The National Flood Insurance Program (NFIP) was extended through November 21 earlier this year, but if it is not funded again, what will be the impact on homeowners and investors?
According to WMBF News , the Federal Emergency Management Agency (FEMA) would still have authority to ensure the payment of valid claims with available funds in the event of a lapse. However, FEMA would stop selling and renewing policies for millions of properties in communities across the nation.
A short-term extension ensures policy holders will be able to renew their coverage and real estate agents won’t face an interruption while closing home sales.
“In the last two years alone, they’ve had 12 extensions and in the last two years they’ve had some of the biggest payout years," said Jeremy Jenks, VP of sales for the Trembley Group of Keller Williams. "So, the program is quite a few billion dollars in debt and I saw different estimates on it, but lots of billions of dollars in debt and I think what’s happening is Congress knows that they need to do something about this, but they’re not sure what to do and there is a bill in the Senate that would update the NFIP, but they just haven’t gotten there yet.”
September 30 was the deadline for Congress to reauthorize the NFIP. Lawmakers have been taking some steps to update the NFIP. For example, Senator Cindy Hyde-Smith of Mississippi is proposing an update to the Program, which aims to address the multiple extensions the NFIP has undergone with a long-term extension plan.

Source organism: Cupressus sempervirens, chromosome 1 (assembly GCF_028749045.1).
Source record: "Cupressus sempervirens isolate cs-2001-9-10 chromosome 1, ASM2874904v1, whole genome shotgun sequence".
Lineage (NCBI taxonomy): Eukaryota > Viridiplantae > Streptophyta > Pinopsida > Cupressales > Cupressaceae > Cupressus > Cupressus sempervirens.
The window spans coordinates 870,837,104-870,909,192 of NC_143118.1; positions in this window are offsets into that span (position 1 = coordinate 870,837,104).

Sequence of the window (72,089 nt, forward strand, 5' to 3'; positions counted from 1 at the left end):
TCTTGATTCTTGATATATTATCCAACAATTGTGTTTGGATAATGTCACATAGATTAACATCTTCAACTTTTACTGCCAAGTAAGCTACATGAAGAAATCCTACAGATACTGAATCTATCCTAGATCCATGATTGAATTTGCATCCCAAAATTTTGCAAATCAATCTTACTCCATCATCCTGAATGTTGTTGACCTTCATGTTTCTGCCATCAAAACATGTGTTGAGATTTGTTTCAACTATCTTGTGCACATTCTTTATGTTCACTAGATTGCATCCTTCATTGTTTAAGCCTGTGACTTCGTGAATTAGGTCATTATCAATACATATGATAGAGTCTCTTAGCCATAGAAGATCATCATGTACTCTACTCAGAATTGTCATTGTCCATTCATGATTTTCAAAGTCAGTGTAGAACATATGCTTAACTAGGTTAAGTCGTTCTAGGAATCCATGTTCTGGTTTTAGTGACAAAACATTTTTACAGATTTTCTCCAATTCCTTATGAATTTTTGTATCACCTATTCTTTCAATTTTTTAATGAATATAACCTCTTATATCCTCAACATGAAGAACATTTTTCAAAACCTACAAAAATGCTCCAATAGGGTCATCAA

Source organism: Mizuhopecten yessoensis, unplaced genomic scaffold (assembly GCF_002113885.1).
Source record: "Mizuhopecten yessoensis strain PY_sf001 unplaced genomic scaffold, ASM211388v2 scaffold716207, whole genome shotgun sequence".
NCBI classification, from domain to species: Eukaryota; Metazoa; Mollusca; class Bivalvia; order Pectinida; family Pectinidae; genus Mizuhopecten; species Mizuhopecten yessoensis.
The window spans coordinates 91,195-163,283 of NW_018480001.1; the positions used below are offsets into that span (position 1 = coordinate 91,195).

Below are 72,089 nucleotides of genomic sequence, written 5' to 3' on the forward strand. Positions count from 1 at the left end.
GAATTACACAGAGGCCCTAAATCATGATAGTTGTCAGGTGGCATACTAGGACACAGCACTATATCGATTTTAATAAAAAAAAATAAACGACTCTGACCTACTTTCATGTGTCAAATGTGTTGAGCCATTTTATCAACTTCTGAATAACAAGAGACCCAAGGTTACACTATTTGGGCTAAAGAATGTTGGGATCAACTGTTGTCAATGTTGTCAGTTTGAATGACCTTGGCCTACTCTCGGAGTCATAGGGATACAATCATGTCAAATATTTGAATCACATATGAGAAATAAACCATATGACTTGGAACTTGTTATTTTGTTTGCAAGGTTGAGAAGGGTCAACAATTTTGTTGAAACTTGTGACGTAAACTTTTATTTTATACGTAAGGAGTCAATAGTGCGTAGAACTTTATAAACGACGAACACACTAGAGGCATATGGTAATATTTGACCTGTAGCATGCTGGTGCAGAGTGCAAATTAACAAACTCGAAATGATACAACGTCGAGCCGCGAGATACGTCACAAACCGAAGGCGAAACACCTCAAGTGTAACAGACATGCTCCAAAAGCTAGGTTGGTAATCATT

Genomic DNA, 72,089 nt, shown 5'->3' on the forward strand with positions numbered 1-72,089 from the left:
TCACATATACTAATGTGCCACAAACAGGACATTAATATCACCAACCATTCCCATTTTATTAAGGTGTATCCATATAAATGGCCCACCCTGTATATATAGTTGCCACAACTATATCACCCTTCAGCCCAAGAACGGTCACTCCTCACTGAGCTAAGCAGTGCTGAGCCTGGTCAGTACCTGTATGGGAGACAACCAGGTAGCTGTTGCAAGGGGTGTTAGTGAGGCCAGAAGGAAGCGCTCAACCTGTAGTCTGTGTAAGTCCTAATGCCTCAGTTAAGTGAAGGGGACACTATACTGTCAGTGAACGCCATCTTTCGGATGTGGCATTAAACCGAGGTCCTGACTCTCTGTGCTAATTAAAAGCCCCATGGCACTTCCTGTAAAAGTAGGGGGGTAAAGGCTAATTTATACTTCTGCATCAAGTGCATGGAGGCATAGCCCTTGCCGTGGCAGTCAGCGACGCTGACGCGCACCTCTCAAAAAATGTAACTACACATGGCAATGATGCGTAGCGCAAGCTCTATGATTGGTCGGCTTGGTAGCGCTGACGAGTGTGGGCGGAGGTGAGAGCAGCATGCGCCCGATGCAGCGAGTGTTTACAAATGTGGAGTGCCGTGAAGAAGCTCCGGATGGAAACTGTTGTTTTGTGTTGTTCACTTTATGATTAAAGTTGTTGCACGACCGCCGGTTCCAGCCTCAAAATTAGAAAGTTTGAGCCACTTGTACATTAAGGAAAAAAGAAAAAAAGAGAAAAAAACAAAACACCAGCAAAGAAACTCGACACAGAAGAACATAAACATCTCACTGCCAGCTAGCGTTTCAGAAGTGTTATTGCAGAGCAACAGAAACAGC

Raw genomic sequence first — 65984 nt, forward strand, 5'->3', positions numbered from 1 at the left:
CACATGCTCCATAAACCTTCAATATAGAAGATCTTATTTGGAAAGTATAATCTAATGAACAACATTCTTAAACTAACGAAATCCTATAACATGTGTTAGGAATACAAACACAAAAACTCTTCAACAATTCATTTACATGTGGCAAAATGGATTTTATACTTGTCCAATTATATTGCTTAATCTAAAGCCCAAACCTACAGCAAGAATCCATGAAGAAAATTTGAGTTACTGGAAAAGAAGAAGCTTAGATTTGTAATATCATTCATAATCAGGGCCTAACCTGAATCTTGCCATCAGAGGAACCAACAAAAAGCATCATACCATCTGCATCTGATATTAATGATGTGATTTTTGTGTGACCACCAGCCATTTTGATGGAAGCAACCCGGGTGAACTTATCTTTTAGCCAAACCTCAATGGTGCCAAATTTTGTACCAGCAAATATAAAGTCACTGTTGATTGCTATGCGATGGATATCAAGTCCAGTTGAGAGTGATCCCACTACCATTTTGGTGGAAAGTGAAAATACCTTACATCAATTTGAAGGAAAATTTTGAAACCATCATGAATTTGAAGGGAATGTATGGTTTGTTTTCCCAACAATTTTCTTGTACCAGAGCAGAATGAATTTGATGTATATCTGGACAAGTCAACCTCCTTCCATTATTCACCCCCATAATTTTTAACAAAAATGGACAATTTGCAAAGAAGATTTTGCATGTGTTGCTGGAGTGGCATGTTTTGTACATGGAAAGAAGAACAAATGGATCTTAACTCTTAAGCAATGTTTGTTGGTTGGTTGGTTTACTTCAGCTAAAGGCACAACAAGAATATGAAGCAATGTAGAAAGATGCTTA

The NFIP faces other issues, including increased storm risk. At a recent hearing hosted by the Financial Services Subcommittee on National Security , International Development and Monetary Policy, environmental experts discussed the risks to the National Flood Insurance Program (NFIP) posed by climate change, saying the situation is likely to worsen in the coming years.
“Flood insurance is top of perils we have to face,” said Andy Karsner, who served as U.S. Secretary for Energy Efficiency and Renewable Energy during the George W. Bush administration, The Hill reports. “It is imperative for [insurance companies] to develop new tools of risk management because they are operating on very old model inputs and ancient legacy flood maps.”